He pointed out that the peak demand in the country has reached 1,273.42 megawatts in October, 2021, whereas the total production capacity of power plants connected to the National Grid system has reached 1,573.65 megawatts. Equally, the initiatives undertaken by the government enabled 15,200 public institutions in the rural areas to acquire electricity through the REA project including 4,036 education institutions, business centres (5,053), water machines and boreholes (338), health facilities (1,296) and 1,113 religious institutions by March, 2020. REA became operational in October 2007 with the vision of transforming rural livelihoods through the provision of modern energy services.

Rural electrification is among priorities in the 2022/23 government budget in implementation of the Third National Five-Year Development Plan (FYDP III) for 2021/22 – 2025/26, the national development vision for 2025 and the ruling CCM election manifesto.

Among other achievements being recorded during the past 61 years include continuing with the implementation of the 2,115 megawatts Julius Nyerere Hydro Power Project (JNHPP) whereas by November, 2022 stood at 77 per cent, the 80 megawatts Rusumo project (over 90 per cent) and the kick start of preparations for the Ruhudji 358 megawatts and Rumakali 222 megawatts among many others.

Elaborating on the issue of power outages which has been experienced recently in the various parts of the country, Tanzania Electric Supply Company (TANESCO) has attributed it to various factors including drought and power distribution infrastructure.

“Basically these are the reasons which have led the power utility company failing to serve its customers to the expected level, thus raising complaints through various platforms such as social media,” TANESCO Director General Maharage Chande, told journalists in Dar es Salaam recently.

He cited the challenge of power distribution infrastructure facing Kihansi Hydroelectric Power Station, which produces up to 180MW when full of water, but currently produces an average of between 17 megawatts (MW) and 30 megawatts (MW) due to decline in water level.

The DG said besides Kihansi, Pangani Hydroelectric Station which generates 68 megawatts has been switched off leaving Mtera Power Station which produces 80 megawatts to take off with 75 megawatts.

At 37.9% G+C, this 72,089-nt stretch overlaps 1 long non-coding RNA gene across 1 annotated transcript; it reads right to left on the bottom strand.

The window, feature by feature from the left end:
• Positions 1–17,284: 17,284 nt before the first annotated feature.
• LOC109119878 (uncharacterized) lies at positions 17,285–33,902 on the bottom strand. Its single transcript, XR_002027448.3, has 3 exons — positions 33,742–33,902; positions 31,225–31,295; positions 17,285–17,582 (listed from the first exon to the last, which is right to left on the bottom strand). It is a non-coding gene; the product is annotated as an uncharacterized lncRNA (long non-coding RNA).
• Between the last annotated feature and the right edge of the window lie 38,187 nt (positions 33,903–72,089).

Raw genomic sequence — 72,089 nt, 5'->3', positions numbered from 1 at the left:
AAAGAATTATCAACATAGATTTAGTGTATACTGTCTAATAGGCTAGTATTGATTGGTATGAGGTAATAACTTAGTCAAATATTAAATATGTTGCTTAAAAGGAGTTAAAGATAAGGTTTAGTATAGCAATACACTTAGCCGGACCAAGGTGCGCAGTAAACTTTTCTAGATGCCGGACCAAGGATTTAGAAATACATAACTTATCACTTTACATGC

He noted that, electricity deficit in the country per day is between 300 and 350 megawatts which has necessitated the current power rationing.

However, Mr Chande noted that the situation is expected to improve mid next month following various measures being undertaken to rectify the situation. “Power generation is expected to increase to 220MW in mid-December this year, a situation that will provide relief to the ongoing power rationing,” the DG said.

Mr Chande further said the power utility firm is currently undertaking long and short term measures to overcome the situation, citing some as improving power generating machines at Ubungo III Power Plant that is expected to add 20 megawatts to the national grid in the next two days and another 20MW in early December.

The DG further said that Kidatu Hydropower plant with capacity of generating 50MW is expected to start supplying power soon and also add to the national grid.

He added that Kinyerezi I Power Station is also expected to add 90MW by the end of this month, thus making a total of 220MW, which will be added to the system by mid-December this year.

The DG further noted that the situation will further improve come January next year where another 90MW will be added to the national grid.

On a long term plan, he said that the completion of a 2,100 megawatts at Julius Nyerere Hydroelectric Power project will provide a lasting solution to power problems in the country, because the scheme is designed in a way that it will store enough water for power generation even during dry seasons.